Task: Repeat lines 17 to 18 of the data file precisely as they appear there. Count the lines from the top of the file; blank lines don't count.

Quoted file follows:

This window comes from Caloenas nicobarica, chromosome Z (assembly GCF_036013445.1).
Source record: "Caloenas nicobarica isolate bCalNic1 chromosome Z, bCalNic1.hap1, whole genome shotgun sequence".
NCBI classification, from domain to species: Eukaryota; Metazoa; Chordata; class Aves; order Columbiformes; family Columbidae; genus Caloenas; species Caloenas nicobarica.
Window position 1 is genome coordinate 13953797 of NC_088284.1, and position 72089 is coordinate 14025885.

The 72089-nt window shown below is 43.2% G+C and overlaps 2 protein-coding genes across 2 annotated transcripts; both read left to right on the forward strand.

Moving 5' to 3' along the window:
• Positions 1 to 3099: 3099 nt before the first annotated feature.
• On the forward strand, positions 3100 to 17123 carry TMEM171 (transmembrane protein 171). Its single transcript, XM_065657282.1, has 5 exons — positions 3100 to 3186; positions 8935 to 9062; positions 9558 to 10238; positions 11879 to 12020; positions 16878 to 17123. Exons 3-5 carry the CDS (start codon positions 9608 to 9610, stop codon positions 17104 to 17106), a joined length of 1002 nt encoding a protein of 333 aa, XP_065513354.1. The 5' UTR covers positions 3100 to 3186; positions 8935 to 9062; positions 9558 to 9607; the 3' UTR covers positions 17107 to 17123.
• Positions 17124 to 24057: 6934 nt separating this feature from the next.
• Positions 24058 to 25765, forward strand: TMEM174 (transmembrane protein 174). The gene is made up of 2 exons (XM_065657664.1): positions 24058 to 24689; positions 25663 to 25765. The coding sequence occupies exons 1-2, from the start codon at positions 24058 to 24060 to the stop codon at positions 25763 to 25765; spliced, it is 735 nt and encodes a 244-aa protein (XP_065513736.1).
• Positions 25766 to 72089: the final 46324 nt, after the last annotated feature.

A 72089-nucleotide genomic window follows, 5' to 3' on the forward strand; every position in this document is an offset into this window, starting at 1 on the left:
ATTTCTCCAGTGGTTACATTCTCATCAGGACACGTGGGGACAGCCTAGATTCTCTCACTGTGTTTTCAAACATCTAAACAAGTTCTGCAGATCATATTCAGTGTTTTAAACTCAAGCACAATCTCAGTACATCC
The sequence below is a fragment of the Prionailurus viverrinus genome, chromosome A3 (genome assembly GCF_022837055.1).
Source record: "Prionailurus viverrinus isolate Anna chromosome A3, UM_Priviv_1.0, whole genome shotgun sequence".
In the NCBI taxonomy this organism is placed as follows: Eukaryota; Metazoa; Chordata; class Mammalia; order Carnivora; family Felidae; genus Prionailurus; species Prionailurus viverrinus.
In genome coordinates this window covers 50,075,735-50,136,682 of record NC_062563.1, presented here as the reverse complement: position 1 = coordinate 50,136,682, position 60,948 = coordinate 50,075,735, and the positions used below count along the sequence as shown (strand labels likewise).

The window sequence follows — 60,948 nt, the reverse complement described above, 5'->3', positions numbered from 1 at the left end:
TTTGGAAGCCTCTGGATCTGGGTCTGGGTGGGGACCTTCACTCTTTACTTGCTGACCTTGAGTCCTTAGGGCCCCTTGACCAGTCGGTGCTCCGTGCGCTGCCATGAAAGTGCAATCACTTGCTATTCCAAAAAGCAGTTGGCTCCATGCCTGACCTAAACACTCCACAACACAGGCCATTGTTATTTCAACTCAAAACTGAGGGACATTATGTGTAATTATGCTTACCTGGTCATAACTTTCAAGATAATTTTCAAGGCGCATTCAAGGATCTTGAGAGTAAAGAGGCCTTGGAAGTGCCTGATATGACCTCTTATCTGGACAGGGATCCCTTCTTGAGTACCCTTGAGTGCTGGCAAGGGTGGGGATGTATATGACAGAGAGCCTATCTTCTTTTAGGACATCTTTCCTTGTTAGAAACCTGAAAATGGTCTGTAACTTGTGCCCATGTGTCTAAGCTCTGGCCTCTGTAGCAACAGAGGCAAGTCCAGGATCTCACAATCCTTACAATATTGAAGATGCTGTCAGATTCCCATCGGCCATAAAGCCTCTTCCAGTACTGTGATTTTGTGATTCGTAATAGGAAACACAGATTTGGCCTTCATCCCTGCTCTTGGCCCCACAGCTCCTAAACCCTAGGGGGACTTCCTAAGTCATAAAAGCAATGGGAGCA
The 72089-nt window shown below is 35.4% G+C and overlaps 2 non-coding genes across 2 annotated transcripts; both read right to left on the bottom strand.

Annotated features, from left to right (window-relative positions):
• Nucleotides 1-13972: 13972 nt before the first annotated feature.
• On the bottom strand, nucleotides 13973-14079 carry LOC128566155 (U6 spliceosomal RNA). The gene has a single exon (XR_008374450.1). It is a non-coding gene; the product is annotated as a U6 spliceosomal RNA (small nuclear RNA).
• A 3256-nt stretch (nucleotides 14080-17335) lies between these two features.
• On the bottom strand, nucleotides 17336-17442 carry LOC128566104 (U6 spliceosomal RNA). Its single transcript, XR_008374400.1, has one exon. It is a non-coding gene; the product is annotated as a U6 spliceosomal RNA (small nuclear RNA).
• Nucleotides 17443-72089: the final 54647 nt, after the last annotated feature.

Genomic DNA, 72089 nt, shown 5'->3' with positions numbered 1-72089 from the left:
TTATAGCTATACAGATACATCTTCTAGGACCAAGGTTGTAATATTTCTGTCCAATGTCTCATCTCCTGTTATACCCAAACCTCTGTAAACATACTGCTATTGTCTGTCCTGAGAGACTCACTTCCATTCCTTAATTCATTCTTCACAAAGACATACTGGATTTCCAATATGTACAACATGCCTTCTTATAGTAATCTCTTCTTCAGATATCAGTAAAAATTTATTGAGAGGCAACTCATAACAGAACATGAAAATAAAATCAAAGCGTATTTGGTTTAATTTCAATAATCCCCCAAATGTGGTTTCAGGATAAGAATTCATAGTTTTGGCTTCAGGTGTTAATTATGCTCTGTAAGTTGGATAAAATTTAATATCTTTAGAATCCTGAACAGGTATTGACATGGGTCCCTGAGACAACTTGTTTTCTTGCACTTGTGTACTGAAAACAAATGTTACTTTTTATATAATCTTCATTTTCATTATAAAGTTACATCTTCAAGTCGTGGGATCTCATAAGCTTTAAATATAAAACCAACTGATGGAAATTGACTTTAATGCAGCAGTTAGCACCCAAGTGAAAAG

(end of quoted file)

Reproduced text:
In genome coordinates this window covers 50,075,735-50,136,682 of record NC_062563.1, presented here as the reverse complement: position 1 = coordinate 50,136,682, position 60,948 = coordinate 50,075,735, and the positions used below count along the sequence as shown (strand labels likewise).

The window sequence follows — 60,948 nt, the reverse complement described above, 5'->3', positions numbered from 1 at the left end: